The Church of St. Mary Blaherna is one of the oldest in Berat and has a small garden in front which is also locked unless the caretaker opens it for you. It is believed that the church was a 6th century monastery first before it was turned into its current form between the 13th and 14th centuries.
The church windows have been covered in both cases and the shape and architecture of both buildings is such that they could well be regular houses if it were not for the display explanations next to them but go inside and you will marvel at the impressive frescoes that have been relatively well preserved.
Onufri also painted this church in 1578 and you can also make out some of the floor mosaics as well as the rather well preserved paintings on all of its walls.
Church of St. Nicholas
The Church of St. Nicholas was built in the 16th century and was painted by Onufri. It is in a regular rectangular shape and empty inside but you can make out the ruins of two paraclesis used for supplication to the saints, in this case to St. Nicholas and St. Thomas.
Berat Castle citadel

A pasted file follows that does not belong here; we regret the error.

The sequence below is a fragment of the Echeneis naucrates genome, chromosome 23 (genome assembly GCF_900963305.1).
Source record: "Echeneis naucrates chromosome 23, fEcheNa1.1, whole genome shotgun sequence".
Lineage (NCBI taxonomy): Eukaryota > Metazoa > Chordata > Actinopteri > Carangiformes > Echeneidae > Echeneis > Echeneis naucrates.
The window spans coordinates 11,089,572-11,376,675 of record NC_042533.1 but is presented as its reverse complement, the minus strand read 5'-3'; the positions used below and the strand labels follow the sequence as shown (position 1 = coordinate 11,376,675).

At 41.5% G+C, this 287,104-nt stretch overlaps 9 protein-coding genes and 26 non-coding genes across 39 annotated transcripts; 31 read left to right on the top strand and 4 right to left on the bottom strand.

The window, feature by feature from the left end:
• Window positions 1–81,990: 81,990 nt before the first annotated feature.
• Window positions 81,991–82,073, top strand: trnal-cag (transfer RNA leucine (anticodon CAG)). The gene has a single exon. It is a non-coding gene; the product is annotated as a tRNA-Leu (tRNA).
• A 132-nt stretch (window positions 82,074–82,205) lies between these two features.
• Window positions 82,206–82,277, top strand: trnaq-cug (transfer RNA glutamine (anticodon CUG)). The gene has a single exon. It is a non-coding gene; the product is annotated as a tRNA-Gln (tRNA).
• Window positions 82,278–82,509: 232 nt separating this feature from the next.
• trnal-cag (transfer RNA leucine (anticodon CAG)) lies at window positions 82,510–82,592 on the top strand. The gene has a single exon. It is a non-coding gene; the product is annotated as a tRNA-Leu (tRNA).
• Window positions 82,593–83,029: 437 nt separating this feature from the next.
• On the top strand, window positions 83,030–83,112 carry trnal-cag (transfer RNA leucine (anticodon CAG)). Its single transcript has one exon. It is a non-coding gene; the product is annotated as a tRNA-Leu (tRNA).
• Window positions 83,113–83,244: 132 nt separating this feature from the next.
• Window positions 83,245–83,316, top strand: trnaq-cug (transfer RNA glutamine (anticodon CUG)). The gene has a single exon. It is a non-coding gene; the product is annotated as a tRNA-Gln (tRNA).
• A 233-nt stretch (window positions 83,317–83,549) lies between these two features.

The main point of interest in Berat is the castle citadel itself. The remains of what used to be a sort of fortification can be seen at the back of the walled castle area.
You will still be able to make out the walls, the vaulted ceilings of the storage area and the White Mosque, although not much is left of it. There is also a bar for a break on plastic chairs to take it all in.
White Mosque and Red Mosque of Berat
In the same area there is the Red Mosque which is more easily recognizable for what is left of the tower minaret and lies right outside the citadel walls.
Church of St. George
This is perhaps one of the better preserved churches and one of the buildings that looks the least like a church. Designed in the typical Ottoman style of the rest of the city, Church of St. George lies a bit farther away from the main monumental area towards the end of the castle.
If you continue from this church down the hill and take the steps the descend you will arrive at a nice viewpoint from where you can see Gorica on the other side. There is a viewing platform too. Here you will also be able to see the the gallery walls at the back of the castle.
Church of St. Michael
Outside the castle walls you can find the Church of St. Michael perched on the cliffside, above the river and below the castle, accessible only via a snaking path. The King Mosque was built in between the 15th and 16th century and is located at the base of the hill.
Berat National Ethnographic Museum
This is a good place to learn more about everyday life with objects, clothing and furniture spread over two floors. The museum is located in Mangalemi at the base of the ascent to the castle, so you might want to visit it at the end after you return.